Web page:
Eingemakhts - Beetroot Jam

Eingemakhts in jars

Beetroot jam, like from the old country (Cheadle / der heim), is totally the taste of my childhood at Pesach.

I found this recipe (which I amended slightly for modernity) in Spoilt for Choice, the shul cookbook from Yeshurun.


(I will convert this to metric at some point, but it seems fitting with the old country ways to be imperial, weight-wise).


  1. Put the whole beetroots in a bowl in the microwave, in a small amount of water for 10 minutes. You may need to do this in two batches. Reserve the water.
  2. Peel the beetroots, and cut them into matchsticks. This takes a long time if you do it by hand.
  3. Put chopped beetroot in pan, pour sugar over, leave overnight.
  4. In the morning, the sugar will have turned into a syrup, and you're ready to start cooking.
  5. Grate the skin of two lemons (not the pith) and add this, plus the strained juice of all lemons, to the betroots and sugar
  6. Bring to the boil, and cook for 1.5 to 2 hours, ideally on a rolling boil (for jam), and keep an eye on it. If it boils over your entire kitchen is a sticky, red mess.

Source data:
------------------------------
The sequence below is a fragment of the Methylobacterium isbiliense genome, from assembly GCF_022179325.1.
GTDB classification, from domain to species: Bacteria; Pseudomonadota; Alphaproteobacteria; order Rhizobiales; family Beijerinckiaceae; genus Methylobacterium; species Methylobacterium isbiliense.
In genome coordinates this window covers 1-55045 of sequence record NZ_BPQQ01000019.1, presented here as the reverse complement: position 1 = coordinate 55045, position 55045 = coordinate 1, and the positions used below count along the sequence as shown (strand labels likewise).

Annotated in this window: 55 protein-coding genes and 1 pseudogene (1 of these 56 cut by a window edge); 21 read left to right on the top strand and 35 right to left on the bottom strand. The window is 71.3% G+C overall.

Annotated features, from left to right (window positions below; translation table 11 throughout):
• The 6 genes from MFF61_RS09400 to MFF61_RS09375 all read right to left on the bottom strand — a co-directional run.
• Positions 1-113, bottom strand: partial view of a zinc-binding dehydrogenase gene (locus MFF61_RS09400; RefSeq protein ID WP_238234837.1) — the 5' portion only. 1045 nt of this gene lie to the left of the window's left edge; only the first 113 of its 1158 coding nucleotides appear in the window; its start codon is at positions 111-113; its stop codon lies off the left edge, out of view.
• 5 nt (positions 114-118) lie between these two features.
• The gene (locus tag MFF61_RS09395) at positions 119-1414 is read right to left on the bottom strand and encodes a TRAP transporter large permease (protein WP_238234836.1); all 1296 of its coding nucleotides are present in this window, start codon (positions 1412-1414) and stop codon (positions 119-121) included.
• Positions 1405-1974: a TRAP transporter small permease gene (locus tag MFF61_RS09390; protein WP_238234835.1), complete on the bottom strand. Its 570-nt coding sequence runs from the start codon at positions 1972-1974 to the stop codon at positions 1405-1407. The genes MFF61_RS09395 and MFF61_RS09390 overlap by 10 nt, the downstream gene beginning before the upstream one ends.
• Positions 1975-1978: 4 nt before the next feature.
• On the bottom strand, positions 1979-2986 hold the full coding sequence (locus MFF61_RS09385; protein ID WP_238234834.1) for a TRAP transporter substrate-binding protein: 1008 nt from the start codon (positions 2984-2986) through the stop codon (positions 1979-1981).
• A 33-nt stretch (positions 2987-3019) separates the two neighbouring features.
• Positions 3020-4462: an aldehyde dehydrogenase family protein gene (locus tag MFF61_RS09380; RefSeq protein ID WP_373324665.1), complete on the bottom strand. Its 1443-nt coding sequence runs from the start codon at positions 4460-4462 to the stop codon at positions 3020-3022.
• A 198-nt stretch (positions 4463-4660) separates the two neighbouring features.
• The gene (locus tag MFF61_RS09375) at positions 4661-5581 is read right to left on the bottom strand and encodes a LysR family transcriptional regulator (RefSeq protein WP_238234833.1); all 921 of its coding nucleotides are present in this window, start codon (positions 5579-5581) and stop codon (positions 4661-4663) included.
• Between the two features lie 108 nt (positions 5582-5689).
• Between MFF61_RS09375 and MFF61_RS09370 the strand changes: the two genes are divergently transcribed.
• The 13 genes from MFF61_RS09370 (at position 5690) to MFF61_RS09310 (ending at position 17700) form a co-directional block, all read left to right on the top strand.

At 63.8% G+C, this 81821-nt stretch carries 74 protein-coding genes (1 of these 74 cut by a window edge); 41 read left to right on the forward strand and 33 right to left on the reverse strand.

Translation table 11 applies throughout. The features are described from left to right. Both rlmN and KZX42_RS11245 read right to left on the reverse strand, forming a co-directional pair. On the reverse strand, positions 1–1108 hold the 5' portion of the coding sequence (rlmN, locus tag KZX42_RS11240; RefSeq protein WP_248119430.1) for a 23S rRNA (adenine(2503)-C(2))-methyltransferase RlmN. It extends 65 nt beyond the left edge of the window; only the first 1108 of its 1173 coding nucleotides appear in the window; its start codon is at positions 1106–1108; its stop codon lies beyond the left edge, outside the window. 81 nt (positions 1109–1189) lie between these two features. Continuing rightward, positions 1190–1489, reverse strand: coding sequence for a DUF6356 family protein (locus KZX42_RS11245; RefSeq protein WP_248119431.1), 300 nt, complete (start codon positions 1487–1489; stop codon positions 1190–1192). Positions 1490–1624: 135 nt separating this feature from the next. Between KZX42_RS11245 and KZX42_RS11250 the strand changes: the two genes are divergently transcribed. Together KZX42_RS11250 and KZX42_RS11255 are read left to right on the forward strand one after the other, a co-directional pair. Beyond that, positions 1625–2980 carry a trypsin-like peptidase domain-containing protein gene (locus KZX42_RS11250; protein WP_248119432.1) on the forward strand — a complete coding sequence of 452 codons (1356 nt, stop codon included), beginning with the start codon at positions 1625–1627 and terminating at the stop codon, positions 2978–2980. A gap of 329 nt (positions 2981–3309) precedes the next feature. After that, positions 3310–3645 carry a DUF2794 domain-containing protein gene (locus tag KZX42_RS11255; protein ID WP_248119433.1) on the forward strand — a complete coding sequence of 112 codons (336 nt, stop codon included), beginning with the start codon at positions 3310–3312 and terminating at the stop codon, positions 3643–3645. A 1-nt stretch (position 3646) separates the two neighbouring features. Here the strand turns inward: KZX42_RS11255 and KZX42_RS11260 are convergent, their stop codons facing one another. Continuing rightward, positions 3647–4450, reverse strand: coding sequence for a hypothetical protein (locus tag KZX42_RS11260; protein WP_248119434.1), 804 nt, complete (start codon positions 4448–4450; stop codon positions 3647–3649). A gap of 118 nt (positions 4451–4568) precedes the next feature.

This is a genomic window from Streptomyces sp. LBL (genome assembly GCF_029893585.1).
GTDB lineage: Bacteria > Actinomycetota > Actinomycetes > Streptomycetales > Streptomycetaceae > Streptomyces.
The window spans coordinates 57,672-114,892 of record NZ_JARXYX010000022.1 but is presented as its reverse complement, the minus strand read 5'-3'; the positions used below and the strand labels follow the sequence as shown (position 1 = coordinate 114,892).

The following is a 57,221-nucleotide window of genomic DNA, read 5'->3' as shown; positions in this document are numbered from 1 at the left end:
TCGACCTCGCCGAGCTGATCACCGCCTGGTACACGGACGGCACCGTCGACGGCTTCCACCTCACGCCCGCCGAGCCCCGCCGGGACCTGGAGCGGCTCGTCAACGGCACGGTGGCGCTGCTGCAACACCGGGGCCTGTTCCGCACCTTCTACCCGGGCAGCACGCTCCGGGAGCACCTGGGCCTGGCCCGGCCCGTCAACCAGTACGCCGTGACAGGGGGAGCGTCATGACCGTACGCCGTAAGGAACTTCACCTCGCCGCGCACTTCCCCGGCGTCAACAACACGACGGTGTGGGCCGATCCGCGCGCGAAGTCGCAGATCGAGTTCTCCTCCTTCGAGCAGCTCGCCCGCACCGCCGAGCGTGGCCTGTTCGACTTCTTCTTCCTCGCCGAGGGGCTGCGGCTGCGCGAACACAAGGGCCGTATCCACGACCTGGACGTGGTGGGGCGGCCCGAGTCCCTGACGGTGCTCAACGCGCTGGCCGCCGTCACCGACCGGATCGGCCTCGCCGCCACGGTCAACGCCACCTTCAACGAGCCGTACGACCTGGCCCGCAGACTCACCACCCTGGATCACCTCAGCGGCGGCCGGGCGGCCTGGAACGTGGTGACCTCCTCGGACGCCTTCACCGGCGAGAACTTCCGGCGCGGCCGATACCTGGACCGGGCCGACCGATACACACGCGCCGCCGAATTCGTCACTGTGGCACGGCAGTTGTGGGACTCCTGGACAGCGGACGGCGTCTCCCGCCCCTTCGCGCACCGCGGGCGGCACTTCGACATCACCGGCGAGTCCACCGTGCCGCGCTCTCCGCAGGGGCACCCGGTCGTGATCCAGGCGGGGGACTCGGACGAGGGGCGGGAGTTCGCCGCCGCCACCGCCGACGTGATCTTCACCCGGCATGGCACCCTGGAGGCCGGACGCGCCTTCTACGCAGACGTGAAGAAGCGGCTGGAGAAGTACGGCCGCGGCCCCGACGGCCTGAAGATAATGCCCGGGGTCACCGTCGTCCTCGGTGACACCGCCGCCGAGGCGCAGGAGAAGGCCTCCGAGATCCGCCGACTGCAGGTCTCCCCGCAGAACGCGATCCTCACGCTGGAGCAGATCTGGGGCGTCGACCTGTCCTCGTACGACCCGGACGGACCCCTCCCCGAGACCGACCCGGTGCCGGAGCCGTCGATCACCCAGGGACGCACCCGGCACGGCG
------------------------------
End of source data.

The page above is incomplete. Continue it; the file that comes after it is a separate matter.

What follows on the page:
7. Blanche the almonds - pour boiling water over them, leave for 2 minutes max, drain, and then slip the skins off the nuts. This is remarkably therapeutic
  8. Cut the ginger root into small cubes, and 30 minutes before the end, add to the pot.
  9. 10 minutes before the end, add the blanched almonds. 2 minutes before the end, add the powdered ginger.
  10. Test for a set on a plate you conveniently left in the freezer at the start - the jam should form a skin.
  11. wash and warm 24 1/2 lb (454g) jars (I buy these in Lakeland), and ladle the jam into a jug. Pour into the jars, seal with a wax disk and close the lid firmly. (This year I bought an easy-fill Jam funnel from Lakeland, which made my life a lot easier)

Allow a morning / afternoon for the whole process. This is traditionally a Pesach delicacy (although I suspect in Eastern Europe they just had a lot of beetroots in the Spring), which is why there is foil on my countertops, as I could only start my Pesach cooking once I'd changed to my Pesach pots and cleaned the kitchen. Don't even ask.

NOTE: I found that using disposable food-grade gloves meant my hands did not go pink, which I recommend.